Accounting is about numbers, but it is also about words. The amounts on the financial statements are in numbers, and they quantify amounts for the accounts labeled with words. And the reporting process isn’t just about the financial statements – it includes lengthy verbal discussions of results, risks, and responsibilities.
Financial reports can get pretty complex, but there are times when simple cues provide value. Simple word counts can unearth significant clues.
Consider AIG -- American International Group, one of the largest insurance enterprises on Planet Earth, until it imploded in the 2008-2009 financial crisis. In 2007, AIG sported a balance sheet boasting more than one trillion dollars of assets. It had some of the most complicated financial statements on the planet. Analyzing those statements wasn’t easy. However, a simple indicator was flashing a bright warning signal.
Credit default swaps (CDS) provide a form of insurance on financial instruments. AIG issued a lot of CDS on mortgage-backed securities in the 2000s, effectively standing behind those instruments while absorbing massive risks in the event of a housing market downturn. Which arrived, in spades, combining with other factors to sink the AIG ship – at least before government used taxpayer resources to stand behind the devastation AIG posed to its creditors.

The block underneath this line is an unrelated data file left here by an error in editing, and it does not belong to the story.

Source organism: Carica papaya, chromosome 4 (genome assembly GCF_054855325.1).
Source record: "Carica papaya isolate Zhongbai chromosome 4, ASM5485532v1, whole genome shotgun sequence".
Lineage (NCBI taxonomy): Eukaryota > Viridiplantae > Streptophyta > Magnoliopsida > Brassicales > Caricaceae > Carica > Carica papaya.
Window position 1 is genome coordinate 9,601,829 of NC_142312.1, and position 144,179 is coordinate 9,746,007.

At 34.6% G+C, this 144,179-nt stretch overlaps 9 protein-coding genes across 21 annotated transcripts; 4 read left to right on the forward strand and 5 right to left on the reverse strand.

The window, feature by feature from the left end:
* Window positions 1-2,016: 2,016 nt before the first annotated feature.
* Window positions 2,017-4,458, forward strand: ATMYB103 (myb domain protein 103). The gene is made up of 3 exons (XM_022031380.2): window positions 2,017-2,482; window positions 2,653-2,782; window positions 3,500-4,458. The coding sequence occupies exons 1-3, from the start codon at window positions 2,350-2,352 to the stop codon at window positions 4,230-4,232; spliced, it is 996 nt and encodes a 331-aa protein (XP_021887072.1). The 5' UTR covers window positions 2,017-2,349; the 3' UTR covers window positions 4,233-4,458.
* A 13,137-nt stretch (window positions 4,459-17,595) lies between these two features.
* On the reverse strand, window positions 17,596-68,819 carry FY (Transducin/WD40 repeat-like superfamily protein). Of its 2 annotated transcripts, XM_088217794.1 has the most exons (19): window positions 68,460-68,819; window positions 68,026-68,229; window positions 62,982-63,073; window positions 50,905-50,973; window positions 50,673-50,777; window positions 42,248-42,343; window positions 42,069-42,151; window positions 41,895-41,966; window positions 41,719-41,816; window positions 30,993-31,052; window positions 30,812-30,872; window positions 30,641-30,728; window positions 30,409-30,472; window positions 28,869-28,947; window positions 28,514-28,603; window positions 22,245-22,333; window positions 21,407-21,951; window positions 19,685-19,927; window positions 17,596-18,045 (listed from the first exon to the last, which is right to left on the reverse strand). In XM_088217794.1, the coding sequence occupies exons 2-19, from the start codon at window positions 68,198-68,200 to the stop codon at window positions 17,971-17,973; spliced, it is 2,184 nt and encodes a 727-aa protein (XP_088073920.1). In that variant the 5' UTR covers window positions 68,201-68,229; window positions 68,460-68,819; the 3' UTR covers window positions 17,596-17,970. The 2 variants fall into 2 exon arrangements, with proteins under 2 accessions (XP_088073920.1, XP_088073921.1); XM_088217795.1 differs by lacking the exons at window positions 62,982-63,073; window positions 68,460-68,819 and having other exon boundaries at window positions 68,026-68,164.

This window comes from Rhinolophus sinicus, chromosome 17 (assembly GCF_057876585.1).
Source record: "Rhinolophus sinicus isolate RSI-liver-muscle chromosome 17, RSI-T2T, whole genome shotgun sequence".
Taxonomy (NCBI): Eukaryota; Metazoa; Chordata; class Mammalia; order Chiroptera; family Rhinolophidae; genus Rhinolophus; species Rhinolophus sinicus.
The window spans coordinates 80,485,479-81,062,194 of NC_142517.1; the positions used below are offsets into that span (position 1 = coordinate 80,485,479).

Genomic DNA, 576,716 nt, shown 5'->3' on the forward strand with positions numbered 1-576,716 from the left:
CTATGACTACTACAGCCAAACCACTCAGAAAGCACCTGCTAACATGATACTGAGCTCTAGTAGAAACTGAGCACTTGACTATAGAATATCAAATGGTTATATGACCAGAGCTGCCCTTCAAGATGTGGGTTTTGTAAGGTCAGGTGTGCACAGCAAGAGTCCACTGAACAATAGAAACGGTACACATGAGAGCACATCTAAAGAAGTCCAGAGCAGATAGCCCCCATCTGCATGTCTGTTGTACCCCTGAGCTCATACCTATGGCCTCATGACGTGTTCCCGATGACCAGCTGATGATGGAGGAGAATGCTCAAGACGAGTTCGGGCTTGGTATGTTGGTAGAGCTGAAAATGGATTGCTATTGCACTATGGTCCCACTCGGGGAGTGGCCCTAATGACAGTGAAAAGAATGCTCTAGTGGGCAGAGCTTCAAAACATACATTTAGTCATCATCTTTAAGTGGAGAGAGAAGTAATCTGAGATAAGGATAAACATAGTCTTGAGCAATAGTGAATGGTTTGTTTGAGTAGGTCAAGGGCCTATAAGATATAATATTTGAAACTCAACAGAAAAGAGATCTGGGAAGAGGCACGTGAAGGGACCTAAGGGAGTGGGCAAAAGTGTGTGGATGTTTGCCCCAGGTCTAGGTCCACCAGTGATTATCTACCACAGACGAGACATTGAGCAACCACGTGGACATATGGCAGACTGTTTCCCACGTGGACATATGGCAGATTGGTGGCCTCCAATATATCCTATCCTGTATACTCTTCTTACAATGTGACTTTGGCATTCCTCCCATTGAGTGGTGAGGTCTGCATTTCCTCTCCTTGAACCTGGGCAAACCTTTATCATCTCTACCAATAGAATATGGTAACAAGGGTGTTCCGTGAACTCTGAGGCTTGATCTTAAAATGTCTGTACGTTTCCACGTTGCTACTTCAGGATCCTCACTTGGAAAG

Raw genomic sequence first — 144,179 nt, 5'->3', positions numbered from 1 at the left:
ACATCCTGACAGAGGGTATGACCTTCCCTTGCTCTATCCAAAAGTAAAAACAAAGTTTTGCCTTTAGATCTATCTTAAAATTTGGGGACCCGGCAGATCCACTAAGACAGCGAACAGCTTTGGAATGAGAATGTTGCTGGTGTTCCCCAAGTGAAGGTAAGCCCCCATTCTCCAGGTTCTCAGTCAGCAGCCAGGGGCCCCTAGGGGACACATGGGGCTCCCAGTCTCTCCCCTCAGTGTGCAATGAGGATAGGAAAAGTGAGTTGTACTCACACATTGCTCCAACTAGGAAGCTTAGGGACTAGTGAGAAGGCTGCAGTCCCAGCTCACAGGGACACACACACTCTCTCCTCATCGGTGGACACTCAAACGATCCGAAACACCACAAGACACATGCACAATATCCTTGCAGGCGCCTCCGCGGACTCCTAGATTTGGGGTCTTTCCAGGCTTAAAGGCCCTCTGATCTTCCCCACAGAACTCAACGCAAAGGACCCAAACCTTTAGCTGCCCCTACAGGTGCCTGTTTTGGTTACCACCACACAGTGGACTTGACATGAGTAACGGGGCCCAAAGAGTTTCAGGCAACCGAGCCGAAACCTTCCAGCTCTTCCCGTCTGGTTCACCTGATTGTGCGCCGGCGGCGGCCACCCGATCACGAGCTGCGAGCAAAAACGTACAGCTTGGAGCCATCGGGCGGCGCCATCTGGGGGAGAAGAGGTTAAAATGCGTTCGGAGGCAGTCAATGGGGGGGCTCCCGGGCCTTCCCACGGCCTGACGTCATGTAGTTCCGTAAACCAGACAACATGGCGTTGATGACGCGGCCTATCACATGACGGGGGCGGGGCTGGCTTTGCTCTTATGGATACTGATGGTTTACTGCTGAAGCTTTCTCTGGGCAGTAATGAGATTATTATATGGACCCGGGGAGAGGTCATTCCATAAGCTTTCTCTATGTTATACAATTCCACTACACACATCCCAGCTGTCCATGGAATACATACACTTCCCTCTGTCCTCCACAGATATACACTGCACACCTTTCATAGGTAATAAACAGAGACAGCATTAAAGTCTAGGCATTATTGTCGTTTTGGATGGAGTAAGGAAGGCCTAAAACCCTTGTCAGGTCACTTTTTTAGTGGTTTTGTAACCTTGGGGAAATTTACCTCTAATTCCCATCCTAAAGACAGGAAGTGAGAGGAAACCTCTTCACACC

Not everyone was surprised. For example, the book (and movie) “The Big Short” chronicles the work of some bright, independent thinkers that anticipated the housing market devastation and broader financial and economic crisis.
Here’s a clue that was available in 2007 – a simple one. Anyone who counted the number of times that the term “credit default swap” appeared in AIG’s annual report from 2003 to 2007 would have seen a jaw-dropping jump in 2007 -- in a report that came out in early 2008, before AIG’s meltdown.
Perhaps similar clues can be found in the reports of our government(s)?
That’s why we’ve added a new section to our State Data Lab database – “Rhetorical Analysis.” This section includes word counts for the number of times that informative words (and phrases) appear in the annual financial report of the U.S. government. We plan to add similar sections for states and cities.
For example, consider this chart, which shows the number of times the word “unsustainable” appears in the federal government’s annual report every year since 1998. It’s been on a long upward march, amidst discussion of the risks that federal fiscal policy is simply unsustainable given sharply higher debts and interest expense that are projected under current law and policy.
You can have some fun with other words. For example, here’s a chart that compares the number of times the words “inflation” and “unemployment” appear. The federal government itself cites how the ability of government to set monetary policy serves as a potential resource for paying off its debts, and inflation will be an important factor to watch in the years ahead.
Here’s another fun chart. It shows the number of times the words “tax,” “borrow” and “spend” appear.
Have fun, and be careful out there!